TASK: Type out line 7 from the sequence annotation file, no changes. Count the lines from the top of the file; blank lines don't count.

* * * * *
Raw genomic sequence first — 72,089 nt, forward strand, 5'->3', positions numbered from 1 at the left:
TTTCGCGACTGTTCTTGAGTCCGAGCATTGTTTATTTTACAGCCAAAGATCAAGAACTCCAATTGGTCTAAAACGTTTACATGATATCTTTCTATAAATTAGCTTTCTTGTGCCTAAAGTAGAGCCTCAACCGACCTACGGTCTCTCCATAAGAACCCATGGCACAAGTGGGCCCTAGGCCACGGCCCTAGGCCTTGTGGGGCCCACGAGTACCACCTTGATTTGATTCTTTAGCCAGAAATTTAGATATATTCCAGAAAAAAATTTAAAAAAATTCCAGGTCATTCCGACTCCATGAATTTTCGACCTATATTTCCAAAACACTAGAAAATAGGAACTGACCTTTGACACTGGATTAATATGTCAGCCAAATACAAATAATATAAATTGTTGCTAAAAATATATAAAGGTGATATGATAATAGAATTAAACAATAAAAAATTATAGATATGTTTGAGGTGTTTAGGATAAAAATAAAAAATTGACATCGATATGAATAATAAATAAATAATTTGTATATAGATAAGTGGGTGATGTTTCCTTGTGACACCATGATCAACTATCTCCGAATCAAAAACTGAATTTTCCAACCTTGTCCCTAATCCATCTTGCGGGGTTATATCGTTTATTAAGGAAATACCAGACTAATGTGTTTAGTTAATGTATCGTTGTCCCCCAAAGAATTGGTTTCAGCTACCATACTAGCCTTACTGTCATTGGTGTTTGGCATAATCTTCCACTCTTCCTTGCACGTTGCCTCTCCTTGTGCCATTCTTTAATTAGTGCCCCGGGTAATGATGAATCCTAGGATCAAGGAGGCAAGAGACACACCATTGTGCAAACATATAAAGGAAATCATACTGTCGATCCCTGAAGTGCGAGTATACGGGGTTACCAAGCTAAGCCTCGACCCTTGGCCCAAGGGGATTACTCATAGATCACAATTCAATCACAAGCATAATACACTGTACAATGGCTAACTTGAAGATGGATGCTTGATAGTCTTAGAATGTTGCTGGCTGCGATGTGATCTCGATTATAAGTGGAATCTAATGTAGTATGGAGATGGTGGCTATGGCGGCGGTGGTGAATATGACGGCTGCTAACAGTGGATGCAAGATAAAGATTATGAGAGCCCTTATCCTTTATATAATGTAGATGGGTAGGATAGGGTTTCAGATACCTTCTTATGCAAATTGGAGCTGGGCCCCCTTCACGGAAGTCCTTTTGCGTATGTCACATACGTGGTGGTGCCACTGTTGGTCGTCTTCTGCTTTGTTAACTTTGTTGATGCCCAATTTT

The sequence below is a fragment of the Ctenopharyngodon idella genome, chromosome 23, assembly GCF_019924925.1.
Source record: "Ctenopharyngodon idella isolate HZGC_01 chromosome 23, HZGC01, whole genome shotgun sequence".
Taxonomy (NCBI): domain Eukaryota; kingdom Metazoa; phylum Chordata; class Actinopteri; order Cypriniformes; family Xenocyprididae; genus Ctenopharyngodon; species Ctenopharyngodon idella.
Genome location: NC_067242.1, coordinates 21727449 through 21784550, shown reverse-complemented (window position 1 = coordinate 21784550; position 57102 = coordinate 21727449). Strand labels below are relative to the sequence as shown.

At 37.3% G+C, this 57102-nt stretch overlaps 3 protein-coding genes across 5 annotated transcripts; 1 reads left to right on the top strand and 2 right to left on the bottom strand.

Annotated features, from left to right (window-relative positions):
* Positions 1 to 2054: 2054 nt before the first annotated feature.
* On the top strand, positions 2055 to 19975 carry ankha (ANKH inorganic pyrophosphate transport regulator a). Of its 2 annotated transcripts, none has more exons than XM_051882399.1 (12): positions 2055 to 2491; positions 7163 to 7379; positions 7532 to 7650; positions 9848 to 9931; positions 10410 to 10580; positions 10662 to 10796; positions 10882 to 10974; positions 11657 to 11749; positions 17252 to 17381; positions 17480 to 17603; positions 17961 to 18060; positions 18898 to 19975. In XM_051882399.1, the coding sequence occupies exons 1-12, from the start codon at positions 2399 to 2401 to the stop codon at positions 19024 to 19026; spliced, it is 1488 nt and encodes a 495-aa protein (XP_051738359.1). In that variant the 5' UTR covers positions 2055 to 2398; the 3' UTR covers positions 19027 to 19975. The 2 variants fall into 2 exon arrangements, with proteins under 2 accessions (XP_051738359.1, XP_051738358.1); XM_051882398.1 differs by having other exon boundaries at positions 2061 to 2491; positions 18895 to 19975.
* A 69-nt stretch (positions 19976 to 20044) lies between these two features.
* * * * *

At 37.3% G+C, this 57102-nt stretch overlaps 3 protein-coding genes across 5 annotated transcripts; 1 reads left to right on the top strand and 2 right to left on the bottom strand.